Appalachian’s First Nursing Class Receives 100 Percent Pass Rate on National Council Licensure Exam

Published Thursday, August 30, 2012 at 1:05 pm

Aug. 30, 2012. One hundred percent of the first graduates from the Bachelor of Science in Nursing (BSN) degree from Appalachian State University passed the National Council Licensure Examination (NCLEX). In addition, 100 percent of these students who were admitted to the College of Health Sciences Department of Nursing program in 2010 graduated in May and passed the exam on their first attempt.

These newly licensed BSN/RNs have all begun their careers in locations such as Appalachian Regional Healthcare System, Wake Forest Baptist Medical Center, Duke University Medical Center, Catawba Valley Medical Center, Frye Regional Medical Center, Caldwell Memorial Hospital, Mission Health and Carolinas Medical Center.

Dr. Linda Johanson, interim chair of the nursing department, said the licensure exam pass rate is an important benchmark for any nursing program. 

“All nursing programs look at the first-time pass rate as a standard of excellence for their program,” she said. “It means that the students who take and pass with a high pass rate are qualified as being competent regarding the content in nursing that is relevant into entry into the practice. It’s an excellent statistic to have. We are delighted and proud of our students.”

“First cohort graduates in new nursing programs have a target on their back, and for our first to receive a 100 percent pass rate the first time they took the licensure exam is a testament to the academic training our students receive on campus from our nursing faculty, the invaluable on-site experience they gain from our clinical partners, and the hard work and dedication of our students,” said Dr. Fred K. Whitt, founding dean of the College of Health Sciences.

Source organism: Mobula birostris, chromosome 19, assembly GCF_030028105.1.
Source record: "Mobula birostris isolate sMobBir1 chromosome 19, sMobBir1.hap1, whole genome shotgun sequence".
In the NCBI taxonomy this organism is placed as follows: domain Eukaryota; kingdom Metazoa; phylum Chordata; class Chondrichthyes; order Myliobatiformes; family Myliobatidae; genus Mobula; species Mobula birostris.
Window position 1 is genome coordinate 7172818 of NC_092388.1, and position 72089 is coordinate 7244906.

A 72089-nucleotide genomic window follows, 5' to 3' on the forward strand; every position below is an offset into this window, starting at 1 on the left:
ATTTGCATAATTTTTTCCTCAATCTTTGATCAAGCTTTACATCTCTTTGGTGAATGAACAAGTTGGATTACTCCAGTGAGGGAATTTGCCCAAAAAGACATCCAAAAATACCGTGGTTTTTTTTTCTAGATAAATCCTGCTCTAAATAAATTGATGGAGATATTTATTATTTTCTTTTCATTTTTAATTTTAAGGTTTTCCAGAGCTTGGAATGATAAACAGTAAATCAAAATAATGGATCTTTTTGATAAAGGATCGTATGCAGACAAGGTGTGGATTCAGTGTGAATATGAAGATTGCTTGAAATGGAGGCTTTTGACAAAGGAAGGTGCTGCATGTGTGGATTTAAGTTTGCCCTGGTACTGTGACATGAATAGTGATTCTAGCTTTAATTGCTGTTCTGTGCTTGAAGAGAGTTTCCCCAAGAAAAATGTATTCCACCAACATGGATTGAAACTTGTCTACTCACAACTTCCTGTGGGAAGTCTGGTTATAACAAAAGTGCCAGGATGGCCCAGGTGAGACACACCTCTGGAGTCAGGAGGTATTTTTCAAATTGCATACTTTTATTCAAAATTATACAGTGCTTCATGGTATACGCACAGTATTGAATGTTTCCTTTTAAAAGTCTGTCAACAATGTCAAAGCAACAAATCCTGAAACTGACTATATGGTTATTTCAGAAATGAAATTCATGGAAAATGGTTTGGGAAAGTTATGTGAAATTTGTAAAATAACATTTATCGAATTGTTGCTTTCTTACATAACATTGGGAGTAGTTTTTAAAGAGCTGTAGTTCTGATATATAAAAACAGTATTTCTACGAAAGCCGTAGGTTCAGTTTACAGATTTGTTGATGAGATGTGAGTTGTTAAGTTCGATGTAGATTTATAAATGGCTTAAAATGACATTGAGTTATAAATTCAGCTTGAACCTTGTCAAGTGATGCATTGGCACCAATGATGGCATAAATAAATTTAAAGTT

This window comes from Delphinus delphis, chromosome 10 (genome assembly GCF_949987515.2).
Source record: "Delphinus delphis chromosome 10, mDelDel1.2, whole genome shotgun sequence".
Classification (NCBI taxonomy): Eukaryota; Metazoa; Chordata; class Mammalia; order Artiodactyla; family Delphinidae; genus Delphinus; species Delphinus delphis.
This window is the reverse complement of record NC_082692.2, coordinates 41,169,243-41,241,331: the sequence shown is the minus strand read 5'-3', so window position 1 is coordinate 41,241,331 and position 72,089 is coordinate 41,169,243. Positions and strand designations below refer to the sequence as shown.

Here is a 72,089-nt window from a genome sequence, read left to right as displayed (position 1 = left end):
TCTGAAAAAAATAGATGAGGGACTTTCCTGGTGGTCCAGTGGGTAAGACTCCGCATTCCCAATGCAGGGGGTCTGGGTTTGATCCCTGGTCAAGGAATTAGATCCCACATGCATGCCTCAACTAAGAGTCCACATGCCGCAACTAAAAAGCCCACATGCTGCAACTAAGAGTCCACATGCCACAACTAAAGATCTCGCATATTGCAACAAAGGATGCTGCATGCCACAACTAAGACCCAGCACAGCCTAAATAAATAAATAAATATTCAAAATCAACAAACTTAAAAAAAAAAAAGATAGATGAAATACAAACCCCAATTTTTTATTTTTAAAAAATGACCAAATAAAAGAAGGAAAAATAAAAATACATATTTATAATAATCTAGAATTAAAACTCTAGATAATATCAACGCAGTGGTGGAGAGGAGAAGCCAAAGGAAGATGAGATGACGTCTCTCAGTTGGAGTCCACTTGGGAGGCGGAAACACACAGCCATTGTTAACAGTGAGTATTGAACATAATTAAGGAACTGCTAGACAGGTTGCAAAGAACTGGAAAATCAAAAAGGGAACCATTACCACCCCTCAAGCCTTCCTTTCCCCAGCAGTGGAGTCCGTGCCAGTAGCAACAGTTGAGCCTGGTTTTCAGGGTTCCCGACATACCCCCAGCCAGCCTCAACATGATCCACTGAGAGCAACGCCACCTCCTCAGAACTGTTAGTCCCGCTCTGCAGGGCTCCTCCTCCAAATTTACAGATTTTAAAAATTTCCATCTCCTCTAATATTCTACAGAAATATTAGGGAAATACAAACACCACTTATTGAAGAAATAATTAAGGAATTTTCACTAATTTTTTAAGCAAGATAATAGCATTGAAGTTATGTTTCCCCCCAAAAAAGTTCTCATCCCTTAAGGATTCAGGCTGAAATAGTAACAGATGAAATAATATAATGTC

Since the on-campus BSN program was approved in 2010, it has grown to approximately 80 students in the junior and senior class. More than 150 students applied for admission in the spring of 2012 and that number is expected to increase each year. “We are excited about the caliber of students who apply to our program. The most recent cohort admitted in 2012 had an average GPA of 3.7,” Whitt said.

Students are admitted to the nursing program during the spring of their sophomore year after completing required coursework in general education, chemistry, anatomy and physiology, statistics and microbiology.

The 124-semester hour prelicensure BSN program is accredited by the Commission on Collegiate Nursing Education (CCNE), and is fully approved by the N.C. Board of Nursing.

Appalachian’s College of Health Sciences also now offers the RN-to-BSN program fully on line, and this program currently enrolls about 70 students. Since beginning in 2006, this program has graduated more than 100 students and the majority of these graduates work in their home communities. “Nurses in our service region want to pursue an opportunity to further their education without having to leave their jobs. Our online program provides that opportunity with maximum flexibility,” Whitt said.   

For more information about the BSN and RN-to-BSN programs at Appalachian, visit http://nursing.appstate.edu/.

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